This is a nice coincidence, because I just installed Debian Sid
('unstable') on my home workstation.
I am also a convinced Debian user, and all the servers and workstations
I administrate are Debian Woody ('stable'). Now, recently, I have seen
myself forced to install more and more backported packages, and backporting
some myself, because Debian stable is rather conservative, and this can be
a problem if you have new hardware, esp. video cards, or if you need to run
recent versions of applications, are depend on recent versions of
Personally, I think the release cycle of Debian should be a lot shorter,
and I think a lot of people agree with that. On the other hand, on the
web/mail/file/cvs servers I run, I really want stable. The good thing is,
you get the choice, and I think Debian is the only distro with such a
choice. A lot of distro's present unstable and untested things as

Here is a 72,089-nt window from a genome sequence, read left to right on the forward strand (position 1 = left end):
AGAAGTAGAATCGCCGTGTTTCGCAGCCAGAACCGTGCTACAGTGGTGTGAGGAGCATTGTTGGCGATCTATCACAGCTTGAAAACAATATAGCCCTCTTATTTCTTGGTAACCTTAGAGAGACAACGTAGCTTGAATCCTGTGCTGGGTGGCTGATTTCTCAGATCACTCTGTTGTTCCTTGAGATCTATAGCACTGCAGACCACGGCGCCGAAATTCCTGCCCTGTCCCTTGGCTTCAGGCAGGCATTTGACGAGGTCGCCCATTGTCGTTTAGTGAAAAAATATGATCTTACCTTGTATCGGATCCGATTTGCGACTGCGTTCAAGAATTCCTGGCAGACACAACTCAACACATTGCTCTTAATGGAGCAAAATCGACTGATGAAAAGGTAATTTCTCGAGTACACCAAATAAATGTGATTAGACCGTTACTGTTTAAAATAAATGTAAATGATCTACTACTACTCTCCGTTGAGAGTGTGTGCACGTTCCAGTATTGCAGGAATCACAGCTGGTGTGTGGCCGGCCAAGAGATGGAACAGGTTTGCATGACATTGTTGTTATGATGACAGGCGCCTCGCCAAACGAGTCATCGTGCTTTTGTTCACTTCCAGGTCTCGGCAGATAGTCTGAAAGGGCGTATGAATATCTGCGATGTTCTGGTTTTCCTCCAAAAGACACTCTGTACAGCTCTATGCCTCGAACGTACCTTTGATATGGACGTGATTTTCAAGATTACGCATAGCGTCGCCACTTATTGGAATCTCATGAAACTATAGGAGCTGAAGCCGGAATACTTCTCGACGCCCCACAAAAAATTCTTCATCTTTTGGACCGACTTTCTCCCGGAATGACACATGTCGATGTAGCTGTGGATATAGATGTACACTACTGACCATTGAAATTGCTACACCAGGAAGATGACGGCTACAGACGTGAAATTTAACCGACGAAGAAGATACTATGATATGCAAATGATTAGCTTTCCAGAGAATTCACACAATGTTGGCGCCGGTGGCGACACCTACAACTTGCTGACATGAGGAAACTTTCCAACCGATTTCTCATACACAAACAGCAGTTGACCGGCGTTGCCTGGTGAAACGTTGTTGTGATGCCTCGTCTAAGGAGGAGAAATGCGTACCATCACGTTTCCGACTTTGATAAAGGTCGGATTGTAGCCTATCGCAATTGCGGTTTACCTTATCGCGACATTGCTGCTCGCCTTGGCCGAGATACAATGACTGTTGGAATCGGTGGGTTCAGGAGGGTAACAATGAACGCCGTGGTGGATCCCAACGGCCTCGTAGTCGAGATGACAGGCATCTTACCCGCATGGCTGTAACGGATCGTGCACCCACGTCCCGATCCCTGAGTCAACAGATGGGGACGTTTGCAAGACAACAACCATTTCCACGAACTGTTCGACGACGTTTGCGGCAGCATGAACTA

stable. For me the clearest example, and actually the reason I switched to
Debian, was RedHat's broken GCC (2.96 I think), which I guess was just
included to pretend to be "cutting edge". Now, I recently installed a
RedHat 9, and with PlanetCCRMA on top, it is very nice, but running Debian
Sid does not feel less safe to me. And I would never run any mission-
critical servers with RedHat. Here Debian stable is the safest bet.
Anyway, I expect that I might switch to unstable, or at least testing, for
some of the workstations, when I feel that modifying stable becomes more work
and also more risky, than simply using unstable.